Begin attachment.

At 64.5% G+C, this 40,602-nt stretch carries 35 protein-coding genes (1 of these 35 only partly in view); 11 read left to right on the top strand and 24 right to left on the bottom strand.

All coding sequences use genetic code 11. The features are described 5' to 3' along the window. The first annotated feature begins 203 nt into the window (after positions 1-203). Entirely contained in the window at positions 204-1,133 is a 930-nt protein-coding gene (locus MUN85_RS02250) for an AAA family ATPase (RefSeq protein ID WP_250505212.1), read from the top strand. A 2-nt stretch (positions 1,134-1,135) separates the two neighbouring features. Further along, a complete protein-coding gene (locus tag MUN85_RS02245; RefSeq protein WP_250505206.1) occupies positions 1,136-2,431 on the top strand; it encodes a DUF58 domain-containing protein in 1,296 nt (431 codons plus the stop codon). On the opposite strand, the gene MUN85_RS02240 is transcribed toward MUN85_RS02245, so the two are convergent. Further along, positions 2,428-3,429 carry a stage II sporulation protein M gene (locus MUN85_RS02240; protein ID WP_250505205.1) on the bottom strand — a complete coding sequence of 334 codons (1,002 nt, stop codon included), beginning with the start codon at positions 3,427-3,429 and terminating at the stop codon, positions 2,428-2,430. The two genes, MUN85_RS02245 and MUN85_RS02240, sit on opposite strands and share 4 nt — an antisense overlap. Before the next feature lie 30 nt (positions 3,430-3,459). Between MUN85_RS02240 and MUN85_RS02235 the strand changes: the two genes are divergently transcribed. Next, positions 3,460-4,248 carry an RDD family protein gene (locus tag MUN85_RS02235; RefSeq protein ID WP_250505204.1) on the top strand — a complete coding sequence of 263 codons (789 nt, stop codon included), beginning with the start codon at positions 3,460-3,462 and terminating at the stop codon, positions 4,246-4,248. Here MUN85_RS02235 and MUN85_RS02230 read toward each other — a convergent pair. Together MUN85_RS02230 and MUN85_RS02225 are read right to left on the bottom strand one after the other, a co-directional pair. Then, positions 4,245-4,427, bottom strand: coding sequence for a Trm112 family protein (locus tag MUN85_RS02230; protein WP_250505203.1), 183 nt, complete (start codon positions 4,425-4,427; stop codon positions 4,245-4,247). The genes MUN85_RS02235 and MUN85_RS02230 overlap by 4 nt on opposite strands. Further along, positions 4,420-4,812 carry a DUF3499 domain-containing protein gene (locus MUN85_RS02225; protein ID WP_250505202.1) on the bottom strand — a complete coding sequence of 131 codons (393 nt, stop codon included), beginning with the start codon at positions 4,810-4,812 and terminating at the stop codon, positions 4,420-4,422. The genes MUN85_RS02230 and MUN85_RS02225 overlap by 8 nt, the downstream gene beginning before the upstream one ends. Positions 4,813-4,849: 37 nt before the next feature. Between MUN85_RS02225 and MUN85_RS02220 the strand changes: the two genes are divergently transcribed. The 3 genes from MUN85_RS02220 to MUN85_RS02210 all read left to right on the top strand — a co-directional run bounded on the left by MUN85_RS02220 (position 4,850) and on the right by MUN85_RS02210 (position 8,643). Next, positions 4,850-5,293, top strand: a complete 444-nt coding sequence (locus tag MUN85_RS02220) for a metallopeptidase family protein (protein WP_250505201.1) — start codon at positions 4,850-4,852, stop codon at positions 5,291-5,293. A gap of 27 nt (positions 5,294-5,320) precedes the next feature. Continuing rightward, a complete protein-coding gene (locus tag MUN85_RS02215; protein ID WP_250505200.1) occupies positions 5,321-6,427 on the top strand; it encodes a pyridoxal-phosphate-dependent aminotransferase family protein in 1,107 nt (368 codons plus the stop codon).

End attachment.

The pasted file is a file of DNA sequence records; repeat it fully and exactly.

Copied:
At 64.5% G+C, this 40,602-nt stretch carries 35 protein-coding genes (1 of these 35 only partly in view); 11 read left to right on the top strand and 24 right to left on the bottom strand.

All coding sequences use genetic code 11. The features are described 5' to 3' along the window. The first annotated feature begins 203 nt into the window (after positions 1-203). Entirely contained in the window at positions 204-1,133 is a 930-nt protein-coding gene (locus MUN85_RS02250) for an AAA family ATPase (RefSeq protein ID WP_250505212.1), read from the top strand. A 2-nt stretch (positions 1,134-1,135) separates the two neighbouring features. Further along, a complete protein-coding gene (locus tag MUN85_RS02245; RefSeq protein WP_250505206.1) occupies positions 1,136-2,431 on the top strand; it encodes a DUF58 domain-containing protein in 1,296 nt (431 codons plus the stop codon). On the opposite strand, the gene MUN85_RS02240 is transcribed toward MUN85_RS02245, so the two are convergent. Further along, positions 2,428-3,429 carry a stage II sporulation protein M gene (locus MUN85_RS02240; protein ID WP_250505205.1) on the bottom strand — a complete coding sequence of 334 codons (1,002 nt, stop codon included), beginning with the start codon at positions 3,427-3,429 and terminating at the stop codon, positions 2,428-2,430. The two genes, MUN85_RS02245 and MUN85_RS02240, sit on opposite strands and share 4 nt — an antisense overlap. Before the next feature lie 30 nt (positions 3,430-3,459). Between MUN85_RS02240 and MUN85_RS02235 the strand changes: the two genes are divergently transcribed. Next, positions 3,460-4,248 carry an RDD family protein gene (locus tag MUN85_RS02235; RefSeq protein ID WP_250505204.1) on the top strand — a complete coding sequence of 263 codons (789 nt, stop codon included), beginning with the start codon at positions 3,460-3,462 and terminating at the stop codon, positions 4,246-4,248. Here MUN85_RS02235 and MUN85_RS02230 read toward each other — a convergent pair. Together MUN85_RS02230 and MUN85_RS02225 are read right to left on the bottom strand one after the other, a co-directional pair. Then, positions 4,245-4,427, bottom strand: coding sequence for a Trm112 family protein (locus tag MUN85_RS02230; protein WP_250505203.1), 183 nt, complete (start codon positions 4,425-4,427; stop codon positions 4,245-4,247). The genes MUN85_RS02235 and MUN85_RS02230 overlap by 4 nt on opposite strands. Further along, positions 4,420-4,812 carry a DUF3499 domain-containing protein gene (locus MUN85_RS02225; protein ID WP_250505202.1) on the bottom strand — a complete coding sequence of 131 codons (393 nt, stop codon included), beginning with the start codon at positions 4,810-4,812 and terminating at the stop codon, positions 4,420-4,422. The genes MUN85_RS02230 and MUN85_RS02225 overlap by 8 nt, the downstream gene beginning before the upstream one ends. Positions 4,813-4,849: 37 nt before the next feature. Between MUN85_RS02225 and MUN85_RS02220 the strand changes: the two genes are divergently transcribed. The 3 genes from MUN85_RS02220 to MUN85_RS02210 all read left to right on the top strand — a co-directional run bounded on the left by MUN85_RS02220 (position 4,850) and on the right by MUN85_RS02210 (position 8,643). Next, positions 4,850-5,293, top strand: a complete 444-nt coding sequence (locus tag MUN85_RS02220) for a metallopeptidase family protein (protein WP_250505201.1) — start codon at positions 4,850-4,852, stop codon at positions 5,291-5,293. A gap of 27 nt (positions 5,294-5,320) precedes the next feature. Continuing rightward, a complete protein-coding gene (locus tag MUN85_RS02215; protein ID WP_250505200.1) occupies positions 5,321-6,427 on the top strand; it encodes a pyridoxal-phosphate-dependent aminotransferase family protein in 1,107 nt (368 codons plus the stop codon).